You’ve probably seen former Lompoc City Councilman Jim Mosby’s signs around Lompoc as he attempts to reinvent himself as the “public safety” candidate. Ironically, this is the same former official who decimated our public safety sector when he was the leading voice of the council majority.

You don’t have to take my word for it, read the 2021 Santa Barbara County grand jury report on the Lompoc Police Department titled “Moving Toward a Safe and Proud Community.” It breaks down (in detail) the horrific decisions that led to a big jump in crime and the loss of valuable staff.

This report is damning. The decisions to essentially defund public safety — initially led by former Mayor John Linn followed by Mosby — often came down to a 3-2 vote. We are still feeling the impacts.

Mosby is now trying to place the blame for all of these problems on current Mayor Jenelle Osborne. Keep in mind that the Lompoc mayor has no special powers. The majority always rules at the city council.

When I was elected over Mosby in 2020 (by almost 20%), a new council majority took shape. This majority has been led by Osborne. Since the start of 2021, our Police Department is almost fully staffed. And thanks to 5-0 votes on our current budget, and a new cannabis tax on manufacturing, we are starting to see improvements in Lompoc.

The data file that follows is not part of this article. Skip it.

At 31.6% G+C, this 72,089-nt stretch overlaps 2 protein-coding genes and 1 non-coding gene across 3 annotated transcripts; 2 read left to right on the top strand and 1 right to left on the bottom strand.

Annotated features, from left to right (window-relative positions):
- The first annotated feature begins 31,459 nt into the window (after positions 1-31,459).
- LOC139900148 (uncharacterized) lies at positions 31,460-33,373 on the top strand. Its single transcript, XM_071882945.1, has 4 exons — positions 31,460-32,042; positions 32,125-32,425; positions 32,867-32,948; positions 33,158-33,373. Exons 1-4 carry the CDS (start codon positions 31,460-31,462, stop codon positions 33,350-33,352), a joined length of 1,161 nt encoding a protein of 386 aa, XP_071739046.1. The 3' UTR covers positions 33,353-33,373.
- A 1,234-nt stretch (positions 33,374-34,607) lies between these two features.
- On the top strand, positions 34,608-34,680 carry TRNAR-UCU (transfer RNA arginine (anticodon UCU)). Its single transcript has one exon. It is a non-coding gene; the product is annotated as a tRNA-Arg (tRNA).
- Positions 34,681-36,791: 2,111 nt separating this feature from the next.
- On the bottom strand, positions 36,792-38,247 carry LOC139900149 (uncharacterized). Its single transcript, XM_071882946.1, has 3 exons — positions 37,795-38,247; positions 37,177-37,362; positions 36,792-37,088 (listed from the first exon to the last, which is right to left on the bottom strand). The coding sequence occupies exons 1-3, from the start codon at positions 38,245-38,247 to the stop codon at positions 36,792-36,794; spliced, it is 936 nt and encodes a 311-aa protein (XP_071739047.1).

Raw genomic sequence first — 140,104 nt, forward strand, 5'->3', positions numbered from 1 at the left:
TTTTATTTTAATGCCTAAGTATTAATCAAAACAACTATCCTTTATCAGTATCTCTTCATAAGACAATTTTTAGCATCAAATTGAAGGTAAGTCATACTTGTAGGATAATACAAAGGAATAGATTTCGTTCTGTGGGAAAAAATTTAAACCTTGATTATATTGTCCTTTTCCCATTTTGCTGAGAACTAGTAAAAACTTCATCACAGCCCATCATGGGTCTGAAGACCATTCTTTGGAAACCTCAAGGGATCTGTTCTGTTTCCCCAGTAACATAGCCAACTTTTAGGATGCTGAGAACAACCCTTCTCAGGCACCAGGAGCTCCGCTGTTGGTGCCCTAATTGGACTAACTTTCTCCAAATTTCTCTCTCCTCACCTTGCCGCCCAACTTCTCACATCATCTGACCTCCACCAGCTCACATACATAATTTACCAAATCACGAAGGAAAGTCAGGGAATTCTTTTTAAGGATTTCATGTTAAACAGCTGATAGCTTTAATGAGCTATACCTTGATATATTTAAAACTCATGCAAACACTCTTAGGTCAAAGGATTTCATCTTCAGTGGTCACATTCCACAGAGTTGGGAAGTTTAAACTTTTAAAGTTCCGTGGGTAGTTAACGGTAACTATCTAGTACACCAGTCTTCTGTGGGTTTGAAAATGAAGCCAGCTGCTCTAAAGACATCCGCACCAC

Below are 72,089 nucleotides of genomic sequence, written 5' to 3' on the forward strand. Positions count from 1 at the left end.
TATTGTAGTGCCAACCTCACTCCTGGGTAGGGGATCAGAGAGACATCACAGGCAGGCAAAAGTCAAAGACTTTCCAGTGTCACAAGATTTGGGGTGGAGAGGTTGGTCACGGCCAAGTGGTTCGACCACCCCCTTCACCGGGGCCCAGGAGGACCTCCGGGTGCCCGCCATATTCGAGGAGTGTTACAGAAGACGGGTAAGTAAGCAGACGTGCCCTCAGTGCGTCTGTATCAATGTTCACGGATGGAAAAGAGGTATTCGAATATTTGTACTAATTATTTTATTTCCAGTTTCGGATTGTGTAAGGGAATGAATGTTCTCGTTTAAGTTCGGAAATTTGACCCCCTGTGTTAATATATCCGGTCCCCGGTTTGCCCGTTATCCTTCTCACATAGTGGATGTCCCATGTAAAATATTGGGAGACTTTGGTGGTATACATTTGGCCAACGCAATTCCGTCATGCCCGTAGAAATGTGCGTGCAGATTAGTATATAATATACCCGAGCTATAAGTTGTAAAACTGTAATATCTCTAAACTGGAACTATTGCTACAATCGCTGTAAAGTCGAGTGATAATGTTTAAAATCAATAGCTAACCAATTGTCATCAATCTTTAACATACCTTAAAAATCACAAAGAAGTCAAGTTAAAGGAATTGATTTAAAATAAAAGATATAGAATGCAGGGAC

In less than two years, the current city council has allocated millions of dollars toward building back our public safety sector. We have a long way to go, but this council has worked extremely well together to achieve these goals.

Mosby is misleading Lompoc residents about public safety. Consider this: If he really is the public safety candidate, why are the Lompoc police and fire departments endorsing Jenelle Osborne for mayor?

Even though challenges remain, I’m proud of the direction that we are heading under Osborne’s leadership. I wholeheartedly give her my endorsement.

Jeremy Ball
Lompoc city councilman

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The high school rankings are in and Santa Barbara High School is an example of our local public school deficiencies. According to its 2022 overall student assessment for grades 9-12, 72% are NOT proficient in science, 69% are NOT proficient in math and 48% cannot meet state proficiency standards for their grade level.

Parents may not really grasp how bad things are because students are promoted along from grade to grade regardless of their mastering the academic subjects. Teachers in the meantime are ranked high by our Santa Barbara Unified School District trustees, the teachers union, by students and parents, and everybody loves them. Maybe there are a few exceptions, but generally they do.

Something is wrong and dysfunctional here. We have seemingly great teachers in schools that are failing in their purpose to get kids to read, do math and comprehend what they are reading, like science books.